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Online Resources for Writers You Don't Want to Miss


As the world transitions online, so too does the profession of writing. Writers used to find their work in newspapers, type their works mechanically, and ask friends to critique their writing. Now there are perhaps hundreds of websites for anything a writer might need to further their career. The spirit and the enjoyment of writing live on in each of them.

Below are the best websites for any writer looking to build their skills, share their writing, find a new tool to help them write, and find work that they enjoy.

Best websites for skill building

QuickAndDirtyTips.com/Grammar Girl

QDT covers topics in "quick" and refreshing posts tackling topics like grammar misconceptions and common mistakes, how to communicate effectively, and special interests like etiquette and manners. Readers can either skim the website looking for answers to their burning questions or get caught up and start listening religiously.

For podcast listeners, QDT also produces the Grammar Girl podcast, which features professional reading of grammar tips much like what readers would find on the QDT website. Whether writers prefer binging these tips online or listening to them while doing laundry, writers can avoid grammar pitfalls while reading these short and sweet articles.

Example takeaway: Usage of "lay" requires an object, while "lie" doesn't. QDT provides a chart showing the present tenses, past tenses, and past participles of each.

Now Novel

Of course, a fair amount of writers out there specialize in writing fiction, whatever the genre may be. Others write about the real and tangible. Each of these writers can benefit from tips from Now Novel.

Now Novel's main site offers a paid service that will help you write a novel, but its blog is filled with useful information and it is completely free.

The stories you can find on this blog are extensive and can help you get a good start on finding story topics, writing quality story arcs, making well-developed antagonists, and even using grammar to set a pace. Writers may find it surprising that this blog is offered without a purchase of the service.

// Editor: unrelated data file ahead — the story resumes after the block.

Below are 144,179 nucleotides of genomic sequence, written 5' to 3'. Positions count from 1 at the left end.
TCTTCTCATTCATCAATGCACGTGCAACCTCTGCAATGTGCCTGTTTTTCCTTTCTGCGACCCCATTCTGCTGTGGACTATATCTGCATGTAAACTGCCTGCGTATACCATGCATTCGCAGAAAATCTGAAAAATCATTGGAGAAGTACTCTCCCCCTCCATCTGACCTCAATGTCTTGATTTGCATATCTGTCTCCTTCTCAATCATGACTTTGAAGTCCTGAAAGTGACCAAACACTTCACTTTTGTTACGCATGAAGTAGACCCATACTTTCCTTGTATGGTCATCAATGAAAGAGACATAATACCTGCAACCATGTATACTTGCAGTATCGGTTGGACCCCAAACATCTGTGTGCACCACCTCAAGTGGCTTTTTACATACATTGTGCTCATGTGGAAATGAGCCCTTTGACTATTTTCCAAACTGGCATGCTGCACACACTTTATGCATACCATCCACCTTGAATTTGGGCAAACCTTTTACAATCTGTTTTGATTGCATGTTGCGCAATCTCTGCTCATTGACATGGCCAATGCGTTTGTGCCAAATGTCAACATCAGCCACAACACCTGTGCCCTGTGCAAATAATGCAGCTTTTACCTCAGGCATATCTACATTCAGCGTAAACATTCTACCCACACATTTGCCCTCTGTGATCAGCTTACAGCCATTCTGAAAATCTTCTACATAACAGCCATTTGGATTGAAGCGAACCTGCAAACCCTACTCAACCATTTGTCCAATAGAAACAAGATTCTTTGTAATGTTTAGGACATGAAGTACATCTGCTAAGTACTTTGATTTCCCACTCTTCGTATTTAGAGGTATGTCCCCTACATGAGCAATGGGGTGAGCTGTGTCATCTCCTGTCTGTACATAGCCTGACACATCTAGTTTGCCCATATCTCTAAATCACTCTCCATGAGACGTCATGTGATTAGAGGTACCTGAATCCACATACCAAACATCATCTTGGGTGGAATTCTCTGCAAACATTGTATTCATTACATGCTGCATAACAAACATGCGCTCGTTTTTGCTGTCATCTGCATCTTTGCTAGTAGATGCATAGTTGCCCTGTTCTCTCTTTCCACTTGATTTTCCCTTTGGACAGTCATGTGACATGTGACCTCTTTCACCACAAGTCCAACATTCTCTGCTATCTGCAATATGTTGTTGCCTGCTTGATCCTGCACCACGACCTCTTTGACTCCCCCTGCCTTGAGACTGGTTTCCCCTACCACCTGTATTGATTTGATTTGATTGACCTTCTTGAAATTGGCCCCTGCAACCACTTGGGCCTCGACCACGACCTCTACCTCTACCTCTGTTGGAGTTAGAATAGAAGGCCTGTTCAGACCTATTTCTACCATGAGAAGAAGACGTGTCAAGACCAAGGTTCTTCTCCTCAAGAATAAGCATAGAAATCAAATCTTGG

Example takeaway: Only include humor when it's effective. Terry Pratchett's Discworld included a prologue that included epic language used humorously, but only because it fit well with the rest of the book.


750words.com is based entirely on the idea that practice makes perfect. It asks writers to draft 750 words, or three pages according to the site, of whatever comes to their minds. It gives users one "point" for writing anything, then it gives them larger point amounts for longer and more consistent writing.

The site is a digitized take on morning pages, which ask writers to write frequently at the start of every day. In addition to helping writers hone their writing, morning pages also help them overcome anxiety about putting pen to paper by making it a daily routine.

The description on the site explains that it is not a social network or a blog, but a way for you to write to yourself. It encourages simply initiating the writing stage of content creation, without needing to worry how the work will be received.

The site also tracks your writing habits, letting you learn a bit more about your own process.

Takeaway: Writing to yourself can be a kind of therapy, letting you get to know about your own anxieties on writing.

Best websites for sharing your writing

Reddit r/writing

Yes, writers can even visit Reddit, a website that relies on its users, to receive valuable advice. This website can serve as a resource for many aspects of a writer's career, but the ability to receive feedback, personal experiences, and writing tips alike makes Reddit's "r/writing" community unique.

R/writing functions as a community somewhat akin to social media rather than a blog from an expert. This community focus can allow writers to receive varying viewpoints on their questions and their work, if they choose to post it. There is a weekly critique segment where any user can post examples of their work and receive in-depth feedback.

Of course, this is also a community where people can come together and appreciate writing. Users often post about their favorite authors.